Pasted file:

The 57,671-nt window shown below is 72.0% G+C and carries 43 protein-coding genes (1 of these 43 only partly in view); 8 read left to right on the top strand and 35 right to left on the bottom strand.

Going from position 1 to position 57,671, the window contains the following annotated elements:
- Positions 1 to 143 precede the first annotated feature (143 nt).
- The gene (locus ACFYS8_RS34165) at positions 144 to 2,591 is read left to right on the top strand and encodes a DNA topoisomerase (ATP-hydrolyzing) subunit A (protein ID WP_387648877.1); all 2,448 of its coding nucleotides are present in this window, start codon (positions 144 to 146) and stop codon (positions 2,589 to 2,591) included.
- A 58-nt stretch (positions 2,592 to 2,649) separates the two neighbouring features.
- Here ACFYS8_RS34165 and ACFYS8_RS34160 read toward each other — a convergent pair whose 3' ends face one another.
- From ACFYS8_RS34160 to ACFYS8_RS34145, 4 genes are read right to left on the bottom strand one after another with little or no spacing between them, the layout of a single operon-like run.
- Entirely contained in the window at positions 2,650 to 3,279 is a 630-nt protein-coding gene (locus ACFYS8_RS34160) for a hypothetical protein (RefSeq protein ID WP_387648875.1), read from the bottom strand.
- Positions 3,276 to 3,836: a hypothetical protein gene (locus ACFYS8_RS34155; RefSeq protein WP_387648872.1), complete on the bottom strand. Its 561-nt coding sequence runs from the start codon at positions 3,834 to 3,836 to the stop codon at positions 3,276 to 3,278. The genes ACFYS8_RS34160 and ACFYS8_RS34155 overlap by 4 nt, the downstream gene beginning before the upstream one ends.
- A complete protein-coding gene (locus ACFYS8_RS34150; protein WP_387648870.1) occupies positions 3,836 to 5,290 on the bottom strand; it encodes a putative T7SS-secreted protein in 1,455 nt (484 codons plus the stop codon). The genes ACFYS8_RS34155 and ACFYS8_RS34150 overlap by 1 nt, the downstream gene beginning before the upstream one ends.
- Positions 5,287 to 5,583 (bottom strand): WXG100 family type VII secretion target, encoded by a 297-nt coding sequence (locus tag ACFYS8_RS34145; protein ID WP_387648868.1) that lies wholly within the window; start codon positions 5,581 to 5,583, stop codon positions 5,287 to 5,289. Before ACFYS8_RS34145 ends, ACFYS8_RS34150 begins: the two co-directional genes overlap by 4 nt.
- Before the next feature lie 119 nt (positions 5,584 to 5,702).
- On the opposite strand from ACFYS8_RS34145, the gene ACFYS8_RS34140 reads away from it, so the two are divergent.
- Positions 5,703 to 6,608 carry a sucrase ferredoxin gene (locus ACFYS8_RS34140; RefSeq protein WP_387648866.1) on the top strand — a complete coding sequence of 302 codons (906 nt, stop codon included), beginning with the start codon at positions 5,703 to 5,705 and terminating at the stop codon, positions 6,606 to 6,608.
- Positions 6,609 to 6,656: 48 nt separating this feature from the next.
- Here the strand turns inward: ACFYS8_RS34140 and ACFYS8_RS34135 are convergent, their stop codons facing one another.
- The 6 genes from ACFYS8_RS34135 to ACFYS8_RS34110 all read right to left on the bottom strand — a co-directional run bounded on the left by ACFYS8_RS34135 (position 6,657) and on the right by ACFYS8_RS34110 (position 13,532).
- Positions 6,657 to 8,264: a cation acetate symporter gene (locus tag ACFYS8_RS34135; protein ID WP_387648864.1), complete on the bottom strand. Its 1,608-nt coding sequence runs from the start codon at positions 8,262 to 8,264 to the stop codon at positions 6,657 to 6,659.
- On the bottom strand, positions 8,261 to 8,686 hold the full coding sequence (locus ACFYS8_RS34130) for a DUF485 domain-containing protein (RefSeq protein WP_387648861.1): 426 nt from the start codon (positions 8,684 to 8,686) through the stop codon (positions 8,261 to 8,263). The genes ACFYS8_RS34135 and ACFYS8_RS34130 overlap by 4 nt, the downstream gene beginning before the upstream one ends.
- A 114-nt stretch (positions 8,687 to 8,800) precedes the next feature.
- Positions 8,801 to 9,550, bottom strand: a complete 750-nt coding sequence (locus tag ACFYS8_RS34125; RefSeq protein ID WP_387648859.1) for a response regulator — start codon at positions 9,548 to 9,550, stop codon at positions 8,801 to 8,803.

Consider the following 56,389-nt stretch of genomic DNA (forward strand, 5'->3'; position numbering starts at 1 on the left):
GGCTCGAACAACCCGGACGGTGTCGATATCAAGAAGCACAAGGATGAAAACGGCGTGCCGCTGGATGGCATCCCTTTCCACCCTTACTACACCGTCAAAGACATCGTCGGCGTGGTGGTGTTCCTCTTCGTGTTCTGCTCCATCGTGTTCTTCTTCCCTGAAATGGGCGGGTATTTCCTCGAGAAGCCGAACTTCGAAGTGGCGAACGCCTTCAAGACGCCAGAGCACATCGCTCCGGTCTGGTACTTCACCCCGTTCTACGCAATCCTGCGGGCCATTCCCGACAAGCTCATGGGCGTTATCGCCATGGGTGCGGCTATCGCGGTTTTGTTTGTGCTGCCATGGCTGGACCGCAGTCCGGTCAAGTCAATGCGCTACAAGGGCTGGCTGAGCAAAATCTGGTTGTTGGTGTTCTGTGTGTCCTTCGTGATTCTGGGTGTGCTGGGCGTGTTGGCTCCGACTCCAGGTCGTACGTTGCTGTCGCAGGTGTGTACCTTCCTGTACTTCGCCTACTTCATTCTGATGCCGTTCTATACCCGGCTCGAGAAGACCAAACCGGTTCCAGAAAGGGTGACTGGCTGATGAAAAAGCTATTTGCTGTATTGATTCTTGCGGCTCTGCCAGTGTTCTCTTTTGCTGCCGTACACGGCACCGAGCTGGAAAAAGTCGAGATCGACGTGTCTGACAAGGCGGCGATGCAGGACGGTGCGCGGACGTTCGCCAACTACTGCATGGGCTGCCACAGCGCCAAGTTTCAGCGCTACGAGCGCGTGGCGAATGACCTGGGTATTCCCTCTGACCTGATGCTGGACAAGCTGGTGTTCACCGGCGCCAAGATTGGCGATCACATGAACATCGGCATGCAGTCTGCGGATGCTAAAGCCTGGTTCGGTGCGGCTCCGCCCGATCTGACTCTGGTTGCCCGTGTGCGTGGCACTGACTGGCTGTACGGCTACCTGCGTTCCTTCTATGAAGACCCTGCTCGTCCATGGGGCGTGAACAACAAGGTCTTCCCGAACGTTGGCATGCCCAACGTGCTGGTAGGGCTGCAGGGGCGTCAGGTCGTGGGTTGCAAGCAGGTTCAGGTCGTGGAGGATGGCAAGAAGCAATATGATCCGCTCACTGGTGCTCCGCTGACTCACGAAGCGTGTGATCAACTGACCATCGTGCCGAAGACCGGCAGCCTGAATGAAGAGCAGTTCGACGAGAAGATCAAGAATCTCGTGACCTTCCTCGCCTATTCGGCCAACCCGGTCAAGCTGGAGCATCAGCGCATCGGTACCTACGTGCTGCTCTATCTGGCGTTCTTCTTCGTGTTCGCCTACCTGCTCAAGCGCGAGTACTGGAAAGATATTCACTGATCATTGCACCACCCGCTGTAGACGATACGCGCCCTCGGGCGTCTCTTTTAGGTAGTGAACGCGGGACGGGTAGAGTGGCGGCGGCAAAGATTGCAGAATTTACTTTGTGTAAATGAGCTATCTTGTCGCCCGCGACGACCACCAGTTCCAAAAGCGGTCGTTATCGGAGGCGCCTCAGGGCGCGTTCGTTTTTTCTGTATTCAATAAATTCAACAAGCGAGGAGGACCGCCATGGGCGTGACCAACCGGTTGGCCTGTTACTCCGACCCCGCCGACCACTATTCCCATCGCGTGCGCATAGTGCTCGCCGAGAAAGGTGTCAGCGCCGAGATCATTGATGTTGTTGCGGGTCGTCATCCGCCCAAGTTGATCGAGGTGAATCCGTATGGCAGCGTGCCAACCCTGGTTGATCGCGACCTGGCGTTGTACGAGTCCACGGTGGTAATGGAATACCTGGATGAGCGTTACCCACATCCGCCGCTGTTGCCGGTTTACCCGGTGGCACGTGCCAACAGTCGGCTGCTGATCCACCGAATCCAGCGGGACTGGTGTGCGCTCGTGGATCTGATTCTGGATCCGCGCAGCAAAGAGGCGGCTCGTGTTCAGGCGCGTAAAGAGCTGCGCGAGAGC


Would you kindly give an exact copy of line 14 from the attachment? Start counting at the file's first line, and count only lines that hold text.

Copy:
- Positions 5,703 to 6,608 carry a sucrase ferredoxin gene (locus ACFYS8_RS34140; RefSeq protein WP_387648866.1) on the top strand — a complete coding sequence of 302 codons (906 nt, stop codon included), beginning with the start codon at positions 5,703 to 5,705 and terminating at the stop codon, positions 6,606 to 6,608.